Sunday, 26 June 2016

Garden sheds I have known and the stories that come with them ........ Millie the Mole, and the Polish builder

Now the garden shed is as much a part of the landscape and our history as the stone water trough, red telephone kiosk and the equally loved old fashioned rear entrance double decker bus.*

The garden shed, 2010
Some of these old favourites may now be no longer fit for purpose and some like the double decker were useless if you were in a wheelchair, but the humble garden shed just goes on and each will have a story.

This is ours; built in our garden in Lausanne Road sometime in the mid 1950s by one of the people who rented rooms form my parents.

He was Polish and later became very friendly with another tenant who was German and in the fullness of time they married and moved out to a flat just round the corner.

I think he had replaced Millie the Mole and her boy friend Boy Boy Jones.**

This was the period just after the last world war and housing was still in short supply, with many people living in rented accommodation.

It was the age of the private landlord and “living in rooms” was commonplace.

We were I think unique in owning our own house and most of my friends lived in grand old Victorian houses which long ago had been sub divided in to flats.

Lausanne Road, 2010
I don't remember, Millie the Mole and Boy Boy Jones. He was involved in smash and grab raids which were at the cutting edge of big time crime.

The gang would choose a suitable jewellers and using a brick and pick axe handle smash the window, grab the loot and escape in the waiting car. Boy Boy Jones was the driver.

A career which came to an abrupt end when he drove off during a raid, leaving the gang to struggle along a crowded Peckham High Street, with assorted diamond rings, a necklace and several watches.

Needless to say their progress was somewhat hampered by the loot and the Saturday shoppers and they were caught.

Boy Boy Jones remained free which was not necessarily a good thing for Millie, whose relationship with him was tempestuous at the best of times and led on one occasion to Boy Boy arousing the street as he dangled her out of one of the upstairs windows by her wrists.

And when they moved on it was the Polish chap and his wife who moved in.  To me they were something different. Occasionally I would be invited to share a cup of real coffee and some Polish biscuits which arrived from the “homeland”.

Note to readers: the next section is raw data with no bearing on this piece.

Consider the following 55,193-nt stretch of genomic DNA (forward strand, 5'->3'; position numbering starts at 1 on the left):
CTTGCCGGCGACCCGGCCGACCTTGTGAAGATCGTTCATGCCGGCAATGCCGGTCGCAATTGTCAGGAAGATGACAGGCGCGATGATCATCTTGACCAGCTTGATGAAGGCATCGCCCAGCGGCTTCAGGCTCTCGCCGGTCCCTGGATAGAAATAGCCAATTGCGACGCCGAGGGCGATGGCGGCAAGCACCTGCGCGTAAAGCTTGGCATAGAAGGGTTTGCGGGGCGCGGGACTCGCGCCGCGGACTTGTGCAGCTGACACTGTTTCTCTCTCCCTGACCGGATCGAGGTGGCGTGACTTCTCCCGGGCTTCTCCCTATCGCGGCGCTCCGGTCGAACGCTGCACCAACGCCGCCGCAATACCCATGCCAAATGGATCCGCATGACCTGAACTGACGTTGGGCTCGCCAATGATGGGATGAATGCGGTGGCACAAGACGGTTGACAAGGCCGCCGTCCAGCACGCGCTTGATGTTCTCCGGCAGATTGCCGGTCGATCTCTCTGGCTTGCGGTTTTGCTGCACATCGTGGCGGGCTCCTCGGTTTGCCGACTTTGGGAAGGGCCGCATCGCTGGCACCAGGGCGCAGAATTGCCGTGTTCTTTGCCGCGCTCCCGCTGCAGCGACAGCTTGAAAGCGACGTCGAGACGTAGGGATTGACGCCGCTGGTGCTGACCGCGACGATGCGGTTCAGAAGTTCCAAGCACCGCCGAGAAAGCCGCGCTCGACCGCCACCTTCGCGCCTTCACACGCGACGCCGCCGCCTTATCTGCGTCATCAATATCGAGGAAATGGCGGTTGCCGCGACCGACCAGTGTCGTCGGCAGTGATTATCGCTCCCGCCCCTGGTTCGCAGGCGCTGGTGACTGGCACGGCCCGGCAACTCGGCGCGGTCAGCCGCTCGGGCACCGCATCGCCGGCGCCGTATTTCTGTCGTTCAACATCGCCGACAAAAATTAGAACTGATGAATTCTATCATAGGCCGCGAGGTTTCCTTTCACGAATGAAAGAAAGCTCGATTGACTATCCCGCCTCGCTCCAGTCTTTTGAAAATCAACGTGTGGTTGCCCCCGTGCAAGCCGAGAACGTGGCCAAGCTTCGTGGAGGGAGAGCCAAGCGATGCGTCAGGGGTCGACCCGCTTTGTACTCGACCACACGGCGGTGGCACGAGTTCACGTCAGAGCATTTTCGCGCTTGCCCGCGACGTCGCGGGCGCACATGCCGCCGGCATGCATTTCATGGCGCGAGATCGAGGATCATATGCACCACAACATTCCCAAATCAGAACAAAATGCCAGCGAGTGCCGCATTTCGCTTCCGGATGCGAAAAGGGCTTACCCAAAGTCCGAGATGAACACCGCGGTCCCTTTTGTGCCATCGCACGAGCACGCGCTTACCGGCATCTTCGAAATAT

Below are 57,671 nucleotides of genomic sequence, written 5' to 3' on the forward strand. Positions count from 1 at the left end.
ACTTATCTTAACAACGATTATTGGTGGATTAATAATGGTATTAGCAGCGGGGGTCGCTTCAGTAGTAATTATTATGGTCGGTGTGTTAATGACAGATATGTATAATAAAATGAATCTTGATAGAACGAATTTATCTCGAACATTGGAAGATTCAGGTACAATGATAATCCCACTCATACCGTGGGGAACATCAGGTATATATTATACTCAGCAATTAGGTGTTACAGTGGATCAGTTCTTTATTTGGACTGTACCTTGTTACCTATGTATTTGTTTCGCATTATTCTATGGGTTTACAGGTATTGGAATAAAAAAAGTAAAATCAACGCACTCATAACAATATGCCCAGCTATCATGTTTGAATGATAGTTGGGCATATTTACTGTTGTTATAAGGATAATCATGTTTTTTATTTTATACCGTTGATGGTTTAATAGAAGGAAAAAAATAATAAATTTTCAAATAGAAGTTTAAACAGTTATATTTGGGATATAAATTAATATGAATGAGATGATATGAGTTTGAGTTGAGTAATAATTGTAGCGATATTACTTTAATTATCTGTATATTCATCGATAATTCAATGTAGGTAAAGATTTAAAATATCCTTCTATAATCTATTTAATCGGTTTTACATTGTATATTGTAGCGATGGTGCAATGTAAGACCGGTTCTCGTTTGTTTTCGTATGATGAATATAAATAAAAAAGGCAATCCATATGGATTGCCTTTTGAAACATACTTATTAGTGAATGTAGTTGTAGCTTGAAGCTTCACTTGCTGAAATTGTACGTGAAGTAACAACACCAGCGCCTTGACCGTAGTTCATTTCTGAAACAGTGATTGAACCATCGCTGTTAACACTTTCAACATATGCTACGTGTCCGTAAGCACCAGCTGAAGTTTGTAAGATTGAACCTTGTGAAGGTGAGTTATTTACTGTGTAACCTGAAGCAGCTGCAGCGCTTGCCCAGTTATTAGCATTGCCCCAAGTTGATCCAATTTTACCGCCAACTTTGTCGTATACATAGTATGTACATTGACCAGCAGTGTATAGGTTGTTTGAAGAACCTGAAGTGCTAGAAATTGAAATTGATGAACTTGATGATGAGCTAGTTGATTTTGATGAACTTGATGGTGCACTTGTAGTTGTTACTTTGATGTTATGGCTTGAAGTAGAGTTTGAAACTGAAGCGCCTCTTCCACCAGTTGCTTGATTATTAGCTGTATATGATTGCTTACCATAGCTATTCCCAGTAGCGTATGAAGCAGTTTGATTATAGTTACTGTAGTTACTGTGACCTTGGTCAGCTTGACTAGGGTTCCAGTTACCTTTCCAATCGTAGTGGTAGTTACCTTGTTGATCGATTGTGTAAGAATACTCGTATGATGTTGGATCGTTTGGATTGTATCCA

Like so many of the stories I have posted their experiences reflect the awful events of the century they lived in. Theirs were “little lives lived out in a big century.” Both had been victims of the displacement of millions of ordinary people who had been in the wrong place when the war broke out and found themselves part of that tide of homeless refugees in 1945.

Me, a tent and that garden shed, 1957
I don’t know their stories and like many of their generation they didn’t talk about the past. But he was Polish and may have spent time as a Soviet prisoner, which begs the question had he been on the wrong side in the conflict, or just a causality of the Cold War?

Either way there is a lasting testimony to their stay in the house, because the garden shed he built in the late 1950s is still there. I had almost completely forgotten about it.

And then on an impulse while on a visit to London for a family wedding we visited the old house.

It is almost 50 years since we left but there is much about the place that I remember. I am grateful to Rachel and David the new owners who did not mind that we had invaded their Sunday and were happy to show us around.

The garden seemed smaller and more alive with plants than I remember it. The trees had gone but the shed remained.

I rather liked the fact that something from all those people who had passed through had survived.

Location; Lausanne Road, London

Pictures; the shed in 2010 and in 1957 from the collection of Andrew Simpson, Lausanne Road, 2010 courtesy of Elizabeth and Colin Fitzpatrick

*The history of the Shed.

**Millie the Mole, Boy Boy Jones and a garden shed, ............ London in the 1950s, 

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